Where does the name “Beach Boys” come from?
Lil Tay: That’s more of a street tape thing. I mean, we’re 3 Problems. But we got our entourage, it was a name for them. It’s a street we used to be on, Minnesota and Miami. On Minnesota, it’s all shells on that street and on Miami that’s where the sun shines at. So we just made it more what it was.
How has Relly Rell’s absence affected the group?
Lil Tay: Relly Rell is a part of us. But it just made us strive more. It pushed us more. It made stuff serious. Then we see, we got a talent. It’s something we wanted to do. So why not go for it?
Has he seen the “Lay Low” video yet?
Lil Tay: Yup, we just got off the phone with him like thirty-minutes ago.
Swag Huncho: He said he proud of us!
Where do you stand on drill artists like Chief Keef, Lil Durk, King Louie?
Lil Tay: They doing their thing but one thing I don’t like is that everybody is saying they started the music they’re doing in the Midwest. But I don’t think they started it. They just got noticed first. But everything they doing that’s the same thing we do. There’s a couple comments on our videos, “Oh they trying to be like Chiraq.” We ain’t trying to be like Chiraq. Like, what they was doing, we was doing. But they got noticed though. You don’t know too many people that came out of St. Louis, you know?
Except for Nelly or Chingy.
Lil Tay: Don’t forget about J-Kwon. Yeah we was a fan of him. I be seeing him. But Nelly was like the only person who was a top dog here. We trying to change that.
Is 3 Problems St. Louis’ response to Chicago drill music?
Lil Tay: One thing I’ll tell you man. A lot of people down here are on that drill music. That’s one thing we don’t do. We don’t say “opp” or “thot” because that’s not our lingo. You might hear our “vlatt” but we don’t do what they do. We try to stay in our own line and keep our own sound.
What slang do you guys use?
Lil Tay: Man, that’s why you gotta be around to see! We say crazy stuff like trees, you hear me?
Lil Tay: But in my phone that means like someone faking a line about something. They being sarcastic. Say, you in a building with no windows. And a person is just talking but you know he’s lying. We’ll be like, “Man it’s a lot of trees outside!” [breaks into laughter]. Just being sarcastic. But that’s like an inside thing.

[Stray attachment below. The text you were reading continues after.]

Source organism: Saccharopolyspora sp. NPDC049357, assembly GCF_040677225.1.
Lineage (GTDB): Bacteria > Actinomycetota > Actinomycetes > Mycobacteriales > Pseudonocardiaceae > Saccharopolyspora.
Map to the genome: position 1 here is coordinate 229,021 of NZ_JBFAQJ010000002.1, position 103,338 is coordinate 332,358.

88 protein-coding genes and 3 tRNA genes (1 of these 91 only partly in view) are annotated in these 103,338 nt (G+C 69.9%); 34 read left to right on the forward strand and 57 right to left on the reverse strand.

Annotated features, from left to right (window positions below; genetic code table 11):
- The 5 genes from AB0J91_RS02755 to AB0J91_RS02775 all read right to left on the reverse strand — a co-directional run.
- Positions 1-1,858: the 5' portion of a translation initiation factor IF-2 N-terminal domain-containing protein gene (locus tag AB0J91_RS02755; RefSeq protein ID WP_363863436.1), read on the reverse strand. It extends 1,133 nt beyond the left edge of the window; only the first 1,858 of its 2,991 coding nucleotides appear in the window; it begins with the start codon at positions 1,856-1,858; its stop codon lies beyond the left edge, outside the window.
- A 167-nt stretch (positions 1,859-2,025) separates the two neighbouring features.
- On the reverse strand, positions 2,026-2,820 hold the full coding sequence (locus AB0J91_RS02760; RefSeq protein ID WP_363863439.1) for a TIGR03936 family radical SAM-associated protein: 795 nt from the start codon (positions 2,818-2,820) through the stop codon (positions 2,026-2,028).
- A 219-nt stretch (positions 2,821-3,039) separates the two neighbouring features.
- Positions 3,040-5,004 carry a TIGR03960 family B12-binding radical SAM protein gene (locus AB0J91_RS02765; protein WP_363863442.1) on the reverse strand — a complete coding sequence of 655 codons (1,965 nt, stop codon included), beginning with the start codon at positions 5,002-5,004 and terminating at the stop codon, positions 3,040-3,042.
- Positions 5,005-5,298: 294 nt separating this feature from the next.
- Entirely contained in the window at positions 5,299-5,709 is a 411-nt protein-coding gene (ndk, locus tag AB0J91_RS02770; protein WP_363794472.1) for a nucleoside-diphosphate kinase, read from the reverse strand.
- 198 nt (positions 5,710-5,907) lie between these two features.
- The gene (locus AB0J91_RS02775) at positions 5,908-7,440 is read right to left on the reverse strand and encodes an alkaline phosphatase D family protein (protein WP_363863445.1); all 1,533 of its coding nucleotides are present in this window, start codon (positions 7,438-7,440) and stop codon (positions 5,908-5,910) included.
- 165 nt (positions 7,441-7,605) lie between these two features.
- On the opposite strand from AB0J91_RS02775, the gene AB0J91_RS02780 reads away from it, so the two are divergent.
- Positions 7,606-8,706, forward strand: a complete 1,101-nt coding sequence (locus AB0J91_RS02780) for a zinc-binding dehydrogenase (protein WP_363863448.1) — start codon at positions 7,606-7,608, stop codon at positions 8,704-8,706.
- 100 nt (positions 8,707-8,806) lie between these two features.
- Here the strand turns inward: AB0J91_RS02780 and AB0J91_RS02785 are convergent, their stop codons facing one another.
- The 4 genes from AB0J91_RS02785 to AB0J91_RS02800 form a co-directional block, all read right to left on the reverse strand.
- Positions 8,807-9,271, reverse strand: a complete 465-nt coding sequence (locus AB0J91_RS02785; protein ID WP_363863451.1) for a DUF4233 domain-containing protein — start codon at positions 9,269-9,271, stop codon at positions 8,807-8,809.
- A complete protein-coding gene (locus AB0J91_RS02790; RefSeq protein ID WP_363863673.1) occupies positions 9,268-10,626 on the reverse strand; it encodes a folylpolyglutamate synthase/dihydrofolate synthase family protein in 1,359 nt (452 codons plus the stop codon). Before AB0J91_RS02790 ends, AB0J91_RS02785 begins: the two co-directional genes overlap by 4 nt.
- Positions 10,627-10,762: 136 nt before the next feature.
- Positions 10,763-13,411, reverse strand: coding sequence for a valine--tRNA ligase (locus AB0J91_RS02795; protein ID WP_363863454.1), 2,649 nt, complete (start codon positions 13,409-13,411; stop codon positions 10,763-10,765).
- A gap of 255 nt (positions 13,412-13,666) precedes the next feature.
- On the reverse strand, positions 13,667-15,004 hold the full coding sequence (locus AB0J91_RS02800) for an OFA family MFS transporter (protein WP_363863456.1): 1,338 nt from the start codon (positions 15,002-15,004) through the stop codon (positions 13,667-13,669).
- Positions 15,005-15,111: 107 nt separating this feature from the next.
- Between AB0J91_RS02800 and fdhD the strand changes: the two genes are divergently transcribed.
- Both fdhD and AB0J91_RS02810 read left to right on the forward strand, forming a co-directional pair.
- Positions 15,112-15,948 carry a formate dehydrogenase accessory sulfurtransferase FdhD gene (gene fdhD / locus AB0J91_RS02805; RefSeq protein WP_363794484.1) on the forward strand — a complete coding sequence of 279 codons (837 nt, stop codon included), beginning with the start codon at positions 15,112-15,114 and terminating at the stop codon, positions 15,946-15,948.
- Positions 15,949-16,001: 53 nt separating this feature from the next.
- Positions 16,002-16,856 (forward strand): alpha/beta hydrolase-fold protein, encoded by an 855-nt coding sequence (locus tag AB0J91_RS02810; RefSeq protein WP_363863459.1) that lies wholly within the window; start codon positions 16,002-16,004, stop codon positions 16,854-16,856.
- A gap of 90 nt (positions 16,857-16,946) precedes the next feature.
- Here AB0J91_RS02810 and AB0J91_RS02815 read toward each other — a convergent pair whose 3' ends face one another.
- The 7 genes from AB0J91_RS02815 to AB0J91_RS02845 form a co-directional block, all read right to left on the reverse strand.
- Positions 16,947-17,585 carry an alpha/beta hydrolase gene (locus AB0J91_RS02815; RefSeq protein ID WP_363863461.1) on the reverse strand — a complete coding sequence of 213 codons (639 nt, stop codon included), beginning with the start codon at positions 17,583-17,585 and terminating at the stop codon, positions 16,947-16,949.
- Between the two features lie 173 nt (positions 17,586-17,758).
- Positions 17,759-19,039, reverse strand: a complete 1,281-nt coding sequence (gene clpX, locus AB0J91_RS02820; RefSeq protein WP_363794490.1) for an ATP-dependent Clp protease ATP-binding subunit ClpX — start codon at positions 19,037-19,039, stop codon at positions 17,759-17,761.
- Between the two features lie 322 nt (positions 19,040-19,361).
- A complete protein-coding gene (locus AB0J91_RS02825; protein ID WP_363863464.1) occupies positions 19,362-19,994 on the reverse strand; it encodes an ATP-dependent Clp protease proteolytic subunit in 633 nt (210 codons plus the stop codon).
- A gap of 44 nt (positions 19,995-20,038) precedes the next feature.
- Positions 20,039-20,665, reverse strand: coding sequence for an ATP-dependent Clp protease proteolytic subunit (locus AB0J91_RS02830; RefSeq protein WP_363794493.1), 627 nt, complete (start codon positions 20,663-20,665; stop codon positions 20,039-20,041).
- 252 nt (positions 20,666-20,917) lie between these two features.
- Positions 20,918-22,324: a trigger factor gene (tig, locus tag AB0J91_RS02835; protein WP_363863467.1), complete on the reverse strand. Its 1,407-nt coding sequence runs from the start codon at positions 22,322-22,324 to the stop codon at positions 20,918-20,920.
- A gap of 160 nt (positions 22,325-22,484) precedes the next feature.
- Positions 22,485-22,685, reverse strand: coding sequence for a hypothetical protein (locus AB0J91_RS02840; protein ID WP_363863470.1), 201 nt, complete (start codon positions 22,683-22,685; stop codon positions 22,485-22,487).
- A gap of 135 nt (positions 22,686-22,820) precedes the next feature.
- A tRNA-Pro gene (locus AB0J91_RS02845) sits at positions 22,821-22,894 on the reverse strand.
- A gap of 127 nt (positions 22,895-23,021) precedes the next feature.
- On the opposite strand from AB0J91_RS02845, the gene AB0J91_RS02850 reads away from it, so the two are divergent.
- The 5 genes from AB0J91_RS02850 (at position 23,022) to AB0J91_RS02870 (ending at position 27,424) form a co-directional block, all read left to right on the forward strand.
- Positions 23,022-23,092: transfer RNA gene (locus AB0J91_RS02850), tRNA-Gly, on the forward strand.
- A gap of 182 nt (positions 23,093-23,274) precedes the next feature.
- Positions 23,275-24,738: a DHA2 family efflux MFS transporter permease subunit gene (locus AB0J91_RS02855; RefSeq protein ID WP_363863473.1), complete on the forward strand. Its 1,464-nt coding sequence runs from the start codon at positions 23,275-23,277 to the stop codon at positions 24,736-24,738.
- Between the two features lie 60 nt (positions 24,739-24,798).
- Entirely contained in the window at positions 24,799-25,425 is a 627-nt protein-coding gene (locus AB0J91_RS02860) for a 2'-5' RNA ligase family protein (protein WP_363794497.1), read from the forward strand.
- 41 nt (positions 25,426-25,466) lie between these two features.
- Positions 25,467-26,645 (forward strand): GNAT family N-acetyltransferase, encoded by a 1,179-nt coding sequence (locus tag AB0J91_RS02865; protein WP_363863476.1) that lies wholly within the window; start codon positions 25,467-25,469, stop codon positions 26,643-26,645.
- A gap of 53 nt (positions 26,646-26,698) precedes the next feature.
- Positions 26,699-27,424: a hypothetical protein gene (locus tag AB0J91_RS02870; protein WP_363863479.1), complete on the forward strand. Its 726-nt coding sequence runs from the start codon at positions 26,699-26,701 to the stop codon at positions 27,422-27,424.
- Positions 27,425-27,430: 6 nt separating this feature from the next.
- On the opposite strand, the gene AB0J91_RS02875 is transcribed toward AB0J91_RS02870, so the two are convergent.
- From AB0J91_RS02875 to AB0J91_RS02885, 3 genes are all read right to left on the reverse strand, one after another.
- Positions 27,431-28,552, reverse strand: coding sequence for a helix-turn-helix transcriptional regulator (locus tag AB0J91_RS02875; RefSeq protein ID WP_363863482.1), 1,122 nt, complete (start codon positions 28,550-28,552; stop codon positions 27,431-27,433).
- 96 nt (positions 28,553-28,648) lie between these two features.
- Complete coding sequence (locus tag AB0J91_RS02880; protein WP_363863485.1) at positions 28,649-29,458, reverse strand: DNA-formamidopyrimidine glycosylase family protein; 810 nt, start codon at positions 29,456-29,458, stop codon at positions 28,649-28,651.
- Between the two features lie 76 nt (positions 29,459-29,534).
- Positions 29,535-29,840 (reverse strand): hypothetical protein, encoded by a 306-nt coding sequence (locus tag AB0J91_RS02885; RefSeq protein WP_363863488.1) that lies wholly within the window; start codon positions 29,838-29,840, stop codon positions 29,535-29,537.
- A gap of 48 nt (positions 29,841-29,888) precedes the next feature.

Best place to eat in St. Louis?
Lil Tay: Well I’ll give you…the best place to eat when people come down here is Sweetie Pies. That’s where every like rapper or whoever come down here and try.
But what’s your favorite? Your go-to?
Lil Tay: Man, we still stuck on eating McDonald’s everyday [laughs].
What’s the biggest struggle as an upcoming artist?
Lil Tay: It’s always hard to get people to listen.You’ve got to have good music. You’ve got to push your music. You’ve got to sponsor yourself. I ain’t going to fake. A couple weeks ago we threw a party. But they tried to stop our party because the promoter called and said that the way we rap is violent and it promotes violence, so it will cause violence. So people be trying to blackball us, you know?
Does that concern you?
Lil Tay: We got our fan base. We can put a video out and get 20,000…40,000 views easy.
Lil Tay: Baller Blockin, Paid In Full. We like stuff like that. Menace to Society. Fresh. But I don’t too much watch movies anymore. I don’t really catch them.
What’s coming up?
Lil Tay: We’re working on marketing ourselves. More music is always going to come. We don’t stop making music. If it comes down to it we could do what Future did, drop 9 mixtapes in a year. That’s easy! We got songs. We could drop a mixtape right now with 12 songs no one has heard. With the music, it’s not hard for us. It’s just more trying to get out there on a business side. We working on a song we can put on the radio right now. That’s another reason we build our own brand. I did this song, like I messed with a person and I did the hook. Then he took me off the song, put Dej Loaf on it and put it on the radio. Then he tell me, he don’t owe me anything and my verse can’t stay on the song because I wasn’t under a label.
What’s the song?
Lil Tay: It’s called “It’s Just Money.” Listen to the radio, you’ll hear it. Down here, 1041.